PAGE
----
06/14/2009 05:12 am ET Updated Nov 17, 2011

Shared Responsibility to Help the Most Vulnerable Kids

Last week, Save the Children Ambassador Jennifer Garner and I lobbied DC decision-makers, including more than a dozen members of Congress, to support an additional $2 billion in federal funding for private and public early-childhood-education programs.

Our message was simple: Since 85% of our brains develop during the first five years of years of life, it is tragically farcical that our public education efforts don't begin until a child is six years old.

Consequently, millions of the youngest and most vulnerable Americans simply don't get the kind of cognitive and emotional development they need because their families don't have the resources for books, music, learning games and other tools. Some struggling parents can't even afford blankets that give babies an important sense of security.

While we lobbied the federal government to do more, including support for Save the Children's innovative public-private Early Steps program, an important part of our message is that taking action is a shared responsibility.

As much as we need the government to do its part, we need families, governors, churches, mosques and synagogues and corporate America to do their part, too.

Well, just as we were making the rounds on Capitol Hill, one corporate leader was taking action with a very meaningful and extensive new effort.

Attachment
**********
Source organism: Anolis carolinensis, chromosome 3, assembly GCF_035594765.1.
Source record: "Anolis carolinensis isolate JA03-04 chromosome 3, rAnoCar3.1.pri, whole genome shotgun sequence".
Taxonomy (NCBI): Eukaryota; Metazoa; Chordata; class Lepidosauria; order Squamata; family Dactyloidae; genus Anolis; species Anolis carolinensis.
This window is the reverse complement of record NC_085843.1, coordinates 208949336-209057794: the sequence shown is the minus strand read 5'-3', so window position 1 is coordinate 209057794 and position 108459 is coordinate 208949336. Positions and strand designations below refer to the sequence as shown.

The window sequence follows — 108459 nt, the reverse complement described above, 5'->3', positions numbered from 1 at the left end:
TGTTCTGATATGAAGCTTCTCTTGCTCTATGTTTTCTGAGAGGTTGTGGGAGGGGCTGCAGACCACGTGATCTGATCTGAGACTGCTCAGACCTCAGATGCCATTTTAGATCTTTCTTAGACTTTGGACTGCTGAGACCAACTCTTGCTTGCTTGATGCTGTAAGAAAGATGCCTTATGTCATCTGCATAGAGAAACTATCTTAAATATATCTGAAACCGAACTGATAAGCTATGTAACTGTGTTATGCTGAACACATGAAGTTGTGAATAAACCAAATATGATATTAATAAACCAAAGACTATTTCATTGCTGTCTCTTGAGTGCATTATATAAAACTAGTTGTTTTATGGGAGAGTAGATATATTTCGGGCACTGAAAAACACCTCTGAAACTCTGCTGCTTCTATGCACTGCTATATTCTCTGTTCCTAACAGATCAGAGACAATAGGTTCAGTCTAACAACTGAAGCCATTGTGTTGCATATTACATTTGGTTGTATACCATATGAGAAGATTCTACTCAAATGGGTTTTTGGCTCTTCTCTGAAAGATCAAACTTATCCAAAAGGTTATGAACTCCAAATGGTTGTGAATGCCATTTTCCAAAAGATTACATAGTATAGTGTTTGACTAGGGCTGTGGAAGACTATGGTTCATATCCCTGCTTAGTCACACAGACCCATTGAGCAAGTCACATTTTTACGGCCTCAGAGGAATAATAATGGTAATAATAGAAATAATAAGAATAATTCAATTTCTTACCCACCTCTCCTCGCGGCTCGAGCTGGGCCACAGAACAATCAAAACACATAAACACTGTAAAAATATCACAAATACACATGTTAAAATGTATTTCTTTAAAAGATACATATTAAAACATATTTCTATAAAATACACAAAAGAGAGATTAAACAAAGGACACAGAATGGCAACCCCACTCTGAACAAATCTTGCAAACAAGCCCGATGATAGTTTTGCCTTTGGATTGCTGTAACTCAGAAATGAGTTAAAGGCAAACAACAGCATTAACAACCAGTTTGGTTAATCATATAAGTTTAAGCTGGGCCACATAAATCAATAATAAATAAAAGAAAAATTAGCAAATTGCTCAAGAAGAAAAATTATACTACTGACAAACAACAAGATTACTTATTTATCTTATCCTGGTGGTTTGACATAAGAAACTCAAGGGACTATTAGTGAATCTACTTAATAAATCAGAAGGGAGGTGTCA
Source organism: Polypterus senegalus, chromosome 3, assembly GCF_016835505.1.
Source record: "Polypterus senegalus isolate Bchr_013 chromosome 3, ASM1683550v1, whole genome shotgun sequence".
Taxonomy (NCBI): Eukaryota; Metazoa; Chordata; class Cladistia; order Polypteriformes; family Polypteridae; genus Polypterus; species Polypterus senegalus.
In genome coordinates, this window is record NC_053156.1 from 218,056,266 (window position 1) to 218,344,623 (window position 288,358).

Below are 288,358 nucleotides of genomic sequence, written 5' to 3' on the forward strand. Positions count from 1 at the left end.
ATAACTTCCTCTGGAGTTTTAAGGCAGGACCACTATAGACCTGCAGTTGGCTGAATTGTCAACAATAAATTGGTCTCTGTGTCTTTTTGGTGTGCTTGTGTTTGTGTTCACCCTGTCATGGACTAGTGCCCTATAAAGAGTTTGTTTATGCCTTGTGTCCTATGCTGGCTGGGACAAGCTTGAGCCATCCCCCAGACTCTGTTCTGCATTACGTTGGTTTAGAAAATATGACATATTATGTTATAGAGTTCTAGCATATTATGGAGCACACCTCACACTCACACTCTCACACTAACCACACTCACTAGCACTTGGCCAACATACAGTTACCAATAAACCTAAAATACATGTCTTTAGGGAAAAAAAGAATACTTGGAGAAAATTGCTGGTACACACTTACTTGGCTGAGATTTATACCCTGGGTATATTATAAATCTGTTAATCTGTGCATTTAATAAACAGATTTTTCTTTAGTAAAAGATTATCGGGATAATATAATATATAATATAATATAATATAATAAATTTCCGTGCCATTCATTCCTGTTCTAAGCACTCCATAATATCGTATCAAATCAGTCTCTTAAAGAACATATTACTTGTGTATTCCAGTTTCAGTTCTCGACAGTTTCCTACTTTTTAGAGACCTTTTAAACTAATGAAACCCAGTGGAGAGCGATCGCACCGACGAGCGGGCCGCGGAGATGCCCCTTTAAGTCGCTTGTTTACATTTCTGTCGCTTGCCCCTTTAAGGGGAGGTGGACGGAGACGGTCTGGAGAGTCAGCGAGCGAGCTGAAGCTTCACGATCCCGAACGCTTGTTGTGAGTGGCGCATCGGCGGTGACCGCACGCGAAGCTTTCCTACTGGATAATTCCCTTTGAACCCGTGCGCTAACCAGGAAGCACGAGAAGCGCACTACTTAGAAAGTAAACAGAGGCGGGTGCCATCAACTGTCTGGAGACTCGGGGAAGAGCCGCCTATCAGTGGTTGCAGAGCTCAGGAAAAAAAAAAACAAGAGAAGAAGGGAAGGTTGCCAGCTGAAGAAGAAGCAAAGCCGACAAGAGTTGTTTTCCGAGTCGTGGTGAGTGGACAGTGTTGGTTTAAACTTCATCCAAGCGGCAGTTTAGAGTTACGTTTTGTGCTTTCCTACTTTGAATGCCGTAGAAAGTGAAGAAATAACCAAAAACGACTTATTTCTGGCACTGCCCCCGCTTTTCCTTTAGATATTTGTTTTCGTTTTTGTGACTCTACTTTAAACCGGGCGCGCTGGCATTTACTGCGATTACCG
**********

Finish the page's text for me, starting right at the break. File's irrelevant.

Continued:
Toys"R"Us, Inc., in partnership with Save the Children's U.S. Programs, launched a new campaign this week - Bundled in Hope - that asks for donations during checkout at Toys"R"Us and Babies"R"Us stores across the nation as well as on-line. Funds raised will be used to purchase desperately needed baby blankets for infants and toddlers living in some of the most isolated and impoverished parts of the United States as well as for Save the Children's Early Childhood Development program.

The campaign also includes celebrity-designed, one-of-a-kind baby blankets from Jennifer, Kyra Sedgwick, Julianne Moore, Jamie Lee Curtis and others, each of which will be sold to the most generous bidder on Blankets will be auctioned through July 11, and money raised there will also benefit Save the Children programs.

This is just one example of a business that understands its role to serve the communities where it does business. More than just an example, it's a model for just the kind of innovative and responsible action that will make a difference in the lives of millions of children.